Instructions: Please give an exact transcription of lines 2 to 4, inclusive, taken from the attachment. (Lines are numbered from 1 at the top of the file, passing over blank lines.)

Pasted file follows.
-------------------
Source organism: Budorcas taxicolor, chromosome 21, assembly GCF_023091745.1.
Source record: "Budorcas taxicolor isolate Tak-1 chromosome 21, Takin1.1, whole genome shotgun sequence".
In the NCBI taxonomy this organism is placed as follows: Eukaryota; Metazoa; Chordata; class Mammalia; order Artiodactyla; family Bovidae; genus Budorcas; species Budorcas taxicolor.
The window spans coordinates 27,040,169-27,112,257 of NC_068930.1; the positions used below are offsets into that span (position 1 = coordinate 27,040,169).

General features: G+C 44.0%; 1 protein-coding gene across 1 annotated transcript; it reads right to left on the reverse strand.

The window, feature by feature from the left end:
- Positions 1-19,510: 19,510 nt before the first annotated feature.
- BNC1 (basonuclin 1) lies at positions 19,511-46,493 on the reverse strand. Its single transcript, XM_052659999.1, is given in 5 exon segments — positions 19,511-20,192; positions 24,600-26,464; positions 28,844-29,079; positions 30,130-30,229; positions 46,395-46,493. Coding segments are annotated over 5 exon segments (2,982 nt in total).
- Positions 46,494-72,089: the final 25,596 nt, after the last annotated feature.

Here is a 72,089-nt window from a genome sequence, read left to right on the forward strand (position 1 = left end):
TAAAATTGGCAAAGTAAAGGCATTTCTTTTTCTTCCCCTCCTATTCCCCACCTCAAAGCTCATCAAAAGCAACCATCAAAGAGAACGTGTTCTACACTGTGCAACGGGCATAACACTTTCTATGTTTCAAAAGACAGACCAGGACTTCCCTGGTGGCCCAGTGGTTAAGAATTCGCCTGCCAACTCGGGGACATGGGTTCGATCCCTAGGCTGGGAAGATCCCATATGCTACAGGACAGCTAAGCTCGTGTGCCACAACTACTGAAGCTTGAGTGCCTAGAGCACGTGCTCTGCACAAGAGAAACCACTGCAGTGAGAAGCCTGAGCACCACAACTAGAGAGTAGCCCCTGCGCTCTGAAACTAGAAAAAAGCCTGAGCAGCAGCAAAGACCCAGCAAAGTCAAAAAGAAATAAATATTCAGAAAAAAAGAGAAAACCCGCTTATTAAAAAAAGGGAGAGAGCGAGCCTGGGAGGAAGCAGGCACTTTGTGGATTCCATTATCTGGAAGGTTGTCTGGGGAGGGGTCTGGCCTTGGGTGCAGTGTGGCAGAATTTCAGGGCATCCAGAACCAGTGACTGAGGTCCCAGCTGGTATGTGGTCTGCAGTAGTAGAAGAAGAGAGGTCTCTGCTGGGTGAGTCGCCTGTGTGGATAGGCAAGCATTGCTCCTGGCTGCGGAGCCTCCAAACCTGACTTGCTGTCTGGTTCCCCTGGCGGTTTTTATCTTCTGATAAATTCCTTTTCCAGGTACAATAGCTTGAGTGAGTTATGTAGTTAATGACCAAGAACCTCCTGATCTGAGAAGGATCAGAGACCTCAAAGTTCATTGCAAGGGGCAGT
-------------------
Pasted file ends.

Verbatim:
Source record: "Budorcas taxicolor isolate Tak-1 chromosome 21, Takin1.1, whole genome shotgun sequence".
In the NCBI taxonomy this organism is placed as follows: Eukaryota; Metazoa; Chordata; class Mammalia; order Artiodactyla; family Bovidae; genus Budorcas; species Budorcas taxicolor.
The window spans coordinates 27,040,169-27,112,257 of NC_068930.1; the positions used below are offsets into that span (position 1 = coordinate 27,040,169).